Chef Chris Shepherd of Underbelly looks thoughtful as we take a trip down memory lane

There are very few chefs in the United States who can describe what it's like to win a James Beard award. As we discussed yesterday, Chris Shepherd is one of them, but success doesn't seem to have spoiled him yet. Most of the time, he's where he's always been for the last few years: at Underbelly meeting with his staff, cooking in the kitchen, receiving orders from fishmongers and cattle purveyors and minding the pass.

In part two of this Chef Chat, Shepherd talks about how Underbelly came about, why you never see old favorite dishes from Catalan on the menu and the impish side of his best friend and former Haven chef and owner Randy Evans, who is currently consulting for restaurants in both Houston and Galveston.

EOW: I've never seen the pork belly lollipops [a bestseller at Catalan] here at Underbelly.

CS: No. Won't do it. You have to evolve and change. I get that question all the time. I put it on the happy hour menu for a week. I didn't really say anything. I took a picture, and put it on Twitter, just to see it happen. All my old employees came and ate it. That was about it. It made me realize you have to evolve and change all the time, whether it's through business or food or whatever, those things have to happen.

I get asked to do the foie gras bon bons all the time, too. When I opened Underbelly, I said I'd never do any of those dishes here. I just can't, because then I'm resting on my laurels and not pushing harder than we did before. [Those dishes] were successful and delicious and people loved them, but we have to find our next thing and it's that (points at an order of Underbelly Korean Braised Goat & Dumplings). I can't get away from it.

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Chef Chat, Part 1: Chris Shepherd of Underbelly

Categories: Chef Chat

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Photo by Chuck Cook Photography
Chris Shepherd of Underbelly
Chris Shepherd won the James Beard award for Best Chef: Southwest earlier this year. He is the first Houston chef to do so since Robert del Grande won in 1992, and has helped thrust our culinary scene into the national spotlight.

Shepherd's story is of a chef who has taken the journeyman's path. He has literally worked his way from dishwasher to owning his own restaurant.

He was born in Nebraska. His family moved to Oklahoma when he was only a year old and he started his culinary journey at a Japanese restaurant in Tulsa. At age 23, he made it to Houston, where he would begin his ascent in earnest.

In this first part of our Chef Chat, we'll learn about the first steps of his path as well as about how he and chef Randy Evans (formerly of Brennan's and Haven) became best friends. We'll also look at how Catalan, the restaurant where he held his first executive chef position, started out as a Spanish concept and somehow evolved into one that showcased Shepherd's comfort food -- and a signature dish that was the product of a happy accident.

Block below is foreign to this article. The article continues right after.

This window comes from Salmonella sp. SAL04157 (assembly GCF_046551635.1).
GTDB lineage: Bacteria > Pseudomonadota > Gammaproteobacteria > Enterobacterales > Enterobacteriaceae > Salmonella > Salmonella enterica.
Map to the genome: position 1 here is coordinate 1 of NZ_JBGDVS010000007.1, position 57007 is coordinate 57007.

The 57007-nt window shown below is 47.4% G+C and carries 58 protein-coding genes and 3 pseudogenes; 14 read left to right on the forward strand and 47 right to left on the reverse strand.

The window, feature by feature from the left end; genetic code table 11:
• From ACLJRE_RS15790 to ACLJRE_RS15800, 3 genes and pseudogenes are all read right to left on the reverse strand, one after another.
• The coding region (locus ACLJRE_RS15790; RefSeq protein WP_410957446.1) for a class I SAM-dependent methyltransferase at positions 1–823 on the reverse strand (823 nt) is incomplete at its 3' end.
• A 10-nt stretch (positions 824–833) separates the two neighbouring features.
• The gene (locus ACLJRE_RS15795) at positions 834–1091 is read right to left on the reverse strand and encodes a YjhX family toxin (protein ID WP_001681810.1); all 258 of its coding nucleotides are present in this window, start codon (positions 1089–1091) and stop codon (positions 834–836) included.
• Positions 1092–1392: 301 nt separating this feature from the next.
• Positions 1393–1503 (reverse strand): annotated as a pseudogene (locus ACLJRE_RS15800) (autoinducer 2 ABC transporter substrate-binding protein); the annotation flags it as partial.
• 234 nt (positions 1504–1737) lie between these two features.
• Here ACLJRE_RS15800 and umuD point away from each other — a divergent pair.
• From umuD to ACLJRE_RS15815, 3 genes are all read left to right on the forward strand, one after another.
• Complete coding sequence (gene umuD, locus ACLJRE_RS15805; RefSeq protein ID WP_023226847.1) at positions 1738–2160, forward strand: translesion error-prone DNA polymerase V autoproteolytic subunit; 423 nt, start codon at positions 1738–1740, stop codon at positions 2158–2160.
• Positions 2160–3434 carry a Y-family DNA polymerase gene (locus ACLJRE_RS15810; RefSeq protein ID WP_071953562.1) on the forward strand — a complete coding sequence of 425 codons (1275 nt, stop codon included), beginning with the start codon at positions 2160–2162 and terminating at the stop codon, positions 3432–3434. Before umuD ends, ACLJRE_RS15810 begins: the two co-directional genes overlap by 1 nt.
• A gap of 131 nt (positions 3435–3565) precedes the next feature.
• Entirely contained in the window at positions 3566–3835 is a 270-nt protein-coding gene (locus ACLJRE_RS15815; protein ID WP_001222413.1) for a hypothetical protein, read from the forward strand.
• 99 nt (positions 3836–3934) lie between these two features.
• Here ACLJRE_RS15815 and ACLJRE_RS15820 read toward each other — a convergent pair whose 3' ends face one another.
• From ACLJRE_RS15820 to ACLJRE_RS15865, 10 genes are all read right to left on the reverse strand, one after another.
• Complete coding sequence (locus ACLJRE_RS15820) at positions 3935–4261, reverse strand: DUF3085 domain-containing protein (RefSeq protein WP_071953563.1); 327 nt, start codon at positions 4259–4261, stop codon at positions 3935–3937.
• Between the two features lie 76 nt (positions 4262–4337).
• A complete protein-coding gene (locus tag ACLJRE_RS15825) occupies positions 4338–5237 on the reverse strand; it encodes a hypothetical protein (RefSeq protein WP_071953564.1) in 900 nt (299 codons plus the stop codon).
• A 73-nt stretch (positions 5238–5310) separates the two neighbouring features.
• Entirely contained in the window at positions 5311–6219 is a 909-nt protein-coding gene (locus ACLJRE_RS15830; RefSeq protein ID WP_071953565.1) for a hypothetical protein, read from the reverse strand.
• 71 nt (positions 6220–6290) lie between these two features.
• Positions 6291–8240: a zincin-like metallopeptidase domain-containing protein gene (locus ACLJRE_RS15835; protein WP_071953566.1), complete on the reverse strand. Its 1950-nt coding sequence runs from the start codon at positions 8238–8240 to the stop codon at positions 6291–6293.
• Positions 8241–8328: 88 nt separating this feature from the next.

Come back tomorrow for Part 2 of our conversation, when Shepherd talks about what it's like to win a Beard award and how Underbelly came to exist.

EOW: You were in Oklahoma until you were 23. Did you go to college there?

CS: No, I did all the dumb things that you're supposed to do as a kid. I didn't pay attention to what I wanted to do, and then decided I'd start cooking.

EOW: Where did you start cooking?

CS: Originally at a place called Fuji [Japanese & Sushi], a sushi bar in Tulsa. I started as a dishwasher. All of my friends worked there, so it was easy to get a job with those guys and go have fun.


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UPDATED Chef Chat, Part 2: Jason Gould of Cyclone Anaya's

Categories: Chef Chat

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Photo by Chuck Cook Photography
Chef Jason Gould on the patio of the Cyclone Anaya's on Durham.

Editor's note: Please see response from Robb Walsh later in this post.

When we last left our Chef Chat with Jason Gould, he had just ended up in Houston after a long journey that took him from Seattle to Lake Michigan and then New York at the worst of times.

Once in Houston, he would work at two highly influential restaurants during their heydays: Aries and Gravitas. How does a chef used to working for independent ventures find a career match at a classic Houston Tex-Mex establishment that now has seven locations? And what other high profile restaurant did he intend to work at, but didn't? Find out below.

EOW: So, you ended up in Houston because you have an aunt here.

JG: Yep. When I dropped off my résume at Aries, it had only been open about eight months. Scott [Tycer] saw it, noticed that I had worked for Marco [Pierre White] and said, "Yep, you're in." Not too long later, I was promoted to chef du cuisine.

EOW: That's a fast advancement.

JG: It was such a small kitchen. There were really only four people who worked it. There was the pastry side, salad side, meat and fish.

EOW: I thought Aries was amazing. I'll never forget that giant cheese cart.

JG: Yeah, it was good. We'd have fun there, too. We used to take smelly Taleggio rinds and and put them under the door handles of some of the waiters. So, when they'd go hop into their cars, they'd get Taleggio on them and have to smell it in their car.


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Chef Chat, Part 1: Jason Gould of Cyclone Anaya's

Categories: Chef Chat

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Photo by Chuck Cook Photography
Jason Gould of Cyclone Anaya's
One of the joys of interviewing chefs is finding that very few are boring. They are often dynamic, adventurous people with amazing stories. Chef Jason Gould of Cyclone Anaya's is no exception.